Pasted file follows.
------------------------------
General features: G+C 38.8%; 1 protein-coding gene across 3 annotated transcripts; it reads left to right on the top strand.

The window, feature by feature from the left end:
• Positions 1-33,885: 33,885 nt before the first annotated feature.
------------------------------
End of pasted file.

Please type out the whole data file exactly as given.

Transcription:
General features: G+C 38.8%; 1 protein-coding gene across 3 annotated transcripts; it reads left to right on the top strand.

The window, feature by feature from the left end:
• Positions 1-33,885: 33,885 nt before the first annotated feature.